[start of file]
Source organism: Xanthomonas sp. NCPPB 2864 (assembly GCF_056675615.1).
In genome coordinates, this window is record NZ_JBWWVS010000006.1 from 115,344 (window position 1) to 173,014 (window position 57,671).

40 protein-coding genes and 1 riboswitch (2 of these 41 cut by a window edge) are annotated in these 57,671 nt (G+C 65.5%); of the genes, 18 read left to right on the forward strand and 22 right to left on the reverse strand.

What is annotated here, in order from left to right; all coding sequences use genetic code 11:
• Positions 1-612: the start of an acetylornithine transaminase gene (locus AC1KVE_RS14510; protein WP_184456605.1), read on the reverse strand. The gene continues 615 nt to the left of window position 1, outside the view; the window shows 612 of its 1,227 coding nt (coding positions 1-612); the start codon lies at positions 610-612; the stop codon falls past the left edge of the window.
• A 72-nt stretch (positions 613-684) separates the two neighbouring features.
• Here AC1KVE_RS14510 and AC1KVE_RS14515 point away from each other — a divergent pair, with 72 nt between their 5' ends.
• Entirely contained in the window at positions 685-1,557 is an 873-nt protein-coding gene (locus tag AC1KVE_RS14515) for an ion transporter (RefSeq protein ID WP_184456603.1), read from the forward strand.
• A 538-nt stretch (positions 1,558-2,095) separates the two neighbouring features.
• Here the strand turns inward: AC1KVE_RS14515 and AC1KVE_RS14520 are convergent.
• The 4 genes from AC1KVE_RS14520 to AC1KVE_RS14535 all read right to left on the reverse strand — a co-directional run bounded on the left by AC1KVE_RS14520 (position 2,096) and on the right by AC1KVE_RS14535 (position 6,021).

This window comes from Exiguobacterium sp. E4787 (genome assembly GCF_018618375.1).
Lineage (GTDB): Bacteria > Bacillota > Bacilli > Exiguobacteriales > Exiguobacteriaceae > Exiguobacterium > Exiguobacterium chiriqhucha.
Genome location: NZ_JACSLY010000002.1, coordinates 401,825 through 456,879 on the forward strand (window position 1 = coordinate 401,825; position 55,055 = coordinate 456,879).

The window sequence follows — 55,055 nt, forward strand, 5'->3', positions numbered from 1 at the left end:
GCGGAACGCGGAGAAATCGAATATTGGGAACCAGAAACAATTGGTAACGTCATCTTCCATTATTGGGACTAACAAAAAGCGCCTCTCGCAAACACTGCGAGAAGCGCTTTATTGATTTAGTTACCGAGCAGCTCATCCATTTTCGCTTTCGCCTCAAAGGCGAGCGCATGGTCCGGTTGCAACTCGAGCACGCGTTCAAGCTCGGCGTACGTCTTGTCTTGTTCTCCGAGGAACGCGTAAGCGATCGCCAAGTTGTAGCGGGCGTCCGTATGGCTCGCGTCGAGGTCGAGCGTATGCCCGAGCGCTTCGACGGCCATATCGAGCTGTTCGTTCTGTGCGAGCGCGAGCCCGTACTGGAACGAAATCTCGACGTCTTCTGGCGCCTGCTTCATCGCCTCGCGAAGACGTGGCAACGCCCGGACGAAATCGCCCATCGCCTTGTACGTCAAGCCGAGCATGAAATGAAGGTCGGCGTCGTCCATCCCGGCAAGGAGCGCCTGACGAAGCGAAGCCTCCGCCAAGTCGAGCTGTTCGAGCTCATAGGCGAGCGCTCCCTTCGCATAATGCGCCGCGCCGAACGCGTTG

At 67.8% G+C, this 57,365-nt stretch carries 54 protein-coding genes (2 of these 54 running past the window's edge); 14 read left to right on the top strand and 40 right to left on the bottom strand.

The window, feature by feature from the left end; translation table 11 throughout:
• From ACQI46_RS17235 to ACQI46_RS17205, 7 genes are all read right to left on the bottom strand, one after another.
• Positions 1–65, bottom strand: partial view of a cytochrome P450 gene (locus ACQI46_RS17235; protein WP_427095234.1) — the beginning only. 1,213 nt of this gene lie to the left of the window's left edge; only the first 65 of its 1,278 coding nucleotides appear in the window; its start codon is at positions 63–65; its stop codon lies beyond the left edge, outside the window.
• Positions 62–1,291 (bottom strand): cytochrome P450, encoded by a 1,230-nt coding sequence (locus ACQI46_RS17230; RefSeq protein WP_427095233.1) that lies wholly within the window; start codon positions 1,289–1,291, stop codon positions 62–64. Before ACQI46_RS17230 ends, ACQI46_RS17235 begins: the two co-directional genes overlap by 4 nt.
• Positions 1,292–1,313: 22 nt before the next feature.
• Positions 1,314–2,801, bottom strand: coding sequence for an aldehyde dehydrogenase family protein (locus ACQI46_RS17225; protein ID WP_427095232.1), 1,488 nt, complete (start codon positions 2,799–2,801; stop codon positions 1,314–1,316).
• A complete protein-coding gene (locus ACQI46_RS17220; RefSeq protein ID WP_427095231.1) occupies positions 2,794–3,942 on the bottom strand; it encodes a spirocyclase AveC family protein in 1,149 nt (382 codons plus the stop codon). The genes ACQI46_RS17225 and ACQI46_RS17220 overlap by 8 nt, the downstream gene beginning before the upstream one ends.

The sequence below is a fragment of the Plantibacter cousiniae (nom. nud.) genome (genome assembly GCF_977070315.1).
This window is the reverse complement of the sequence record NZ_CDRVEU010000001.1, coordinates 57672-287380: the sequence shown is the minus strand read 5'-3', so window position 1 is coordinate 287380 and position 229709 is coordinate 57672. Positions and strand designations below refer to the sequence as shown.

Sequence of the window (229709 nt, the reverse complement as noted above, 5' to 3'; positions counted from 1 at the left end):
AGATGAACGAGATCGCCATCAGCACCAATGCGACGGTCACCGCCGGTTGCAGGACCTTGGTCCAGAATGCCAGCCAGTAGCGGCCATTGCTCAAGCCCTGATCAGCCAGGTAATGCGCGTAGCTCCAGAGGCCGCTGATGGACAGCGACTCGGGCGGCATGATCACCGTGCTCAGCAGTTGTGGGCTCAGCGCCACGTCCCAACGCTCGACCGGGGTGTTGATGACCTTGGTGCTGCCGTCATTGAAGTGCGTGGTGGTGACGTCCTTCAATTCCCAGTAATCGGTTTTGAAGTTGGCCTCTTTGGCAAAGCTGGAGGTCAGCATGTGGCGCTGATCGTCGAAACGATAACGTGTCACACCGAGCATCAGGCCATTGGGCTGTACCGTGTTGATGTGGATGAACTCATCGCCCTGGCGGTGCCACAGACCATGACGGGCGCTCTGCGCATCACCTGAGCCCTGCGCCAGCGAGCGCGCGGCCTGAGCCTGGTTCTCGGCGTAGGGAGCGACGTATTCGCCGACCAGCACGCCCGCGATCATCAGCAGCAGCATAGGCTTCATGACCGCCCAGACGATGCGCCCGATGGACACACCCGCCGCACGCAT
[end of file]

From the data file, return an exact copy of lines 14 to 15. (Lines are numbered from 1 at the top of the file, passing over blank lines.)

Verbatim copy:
Genome location: NZ_JACSLY010000002.1, coordinates 401,825 through 456,879 on the forward strand (window position 1 = coordinate 401,825; position 55,055 = coordinate 456,879).

The window sequence follows — 55,055 nt, forward strand, 5'->3', positions numbered from 1 at the left end: